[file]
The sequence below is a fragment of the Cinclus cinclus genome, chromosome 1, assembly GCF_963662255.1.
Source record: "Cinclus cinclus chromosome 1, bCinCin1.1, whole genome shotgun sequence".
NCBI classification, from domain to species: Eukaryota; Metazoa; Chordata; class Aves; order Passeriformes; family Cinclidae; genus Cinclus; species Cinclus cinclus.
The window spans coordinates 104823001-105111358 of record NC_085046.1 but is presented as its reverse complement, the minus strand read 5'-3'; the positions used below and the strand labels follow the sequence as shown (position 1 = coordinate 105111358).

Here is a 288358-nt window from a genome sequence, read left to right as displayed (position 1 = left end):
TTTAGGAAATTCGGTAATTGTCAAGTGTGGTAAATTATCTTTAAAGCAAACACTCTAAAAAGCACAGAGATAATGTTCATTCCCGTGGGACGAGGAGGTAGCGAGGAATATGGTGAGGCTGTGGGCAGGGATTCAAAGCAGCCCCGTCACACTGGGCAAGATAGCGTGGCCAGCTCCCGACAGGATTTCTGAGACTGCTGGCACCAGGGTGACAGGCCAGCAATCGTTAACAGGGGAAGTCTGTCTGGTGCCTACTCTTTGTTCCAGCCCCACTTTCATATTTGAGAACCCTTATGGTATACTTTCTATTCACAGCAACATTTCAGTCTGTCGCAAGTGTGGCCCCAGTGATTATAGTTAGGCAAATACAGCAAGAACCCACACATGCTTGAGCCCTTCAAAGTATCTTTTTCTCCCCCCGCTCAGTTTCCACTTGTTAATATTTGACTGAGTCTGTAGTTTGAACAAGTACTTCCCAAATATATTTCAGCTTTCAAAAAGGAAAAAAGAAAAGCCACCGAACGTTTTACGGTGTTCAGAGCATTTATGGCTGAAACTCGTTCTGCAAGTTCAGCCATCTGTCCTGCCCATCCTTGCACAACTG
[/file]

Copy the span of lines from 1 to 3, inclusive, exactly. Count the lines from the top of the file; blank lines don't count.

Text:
The sequence below is a fragment of the Cinclus cinclus genome, chromosome 1, assembly GCF_963662255.1.
Source record: "Cinclus cinclus chromosome 1, bCinCin1.1, whole genome shotgun sequence".
NCBI classification, from domain to species: Eukaryota; Metazoa; Chordata; class Aves; order Passeriformes; family Cinclidae; genus Cinclus; species Cinclus cinclus.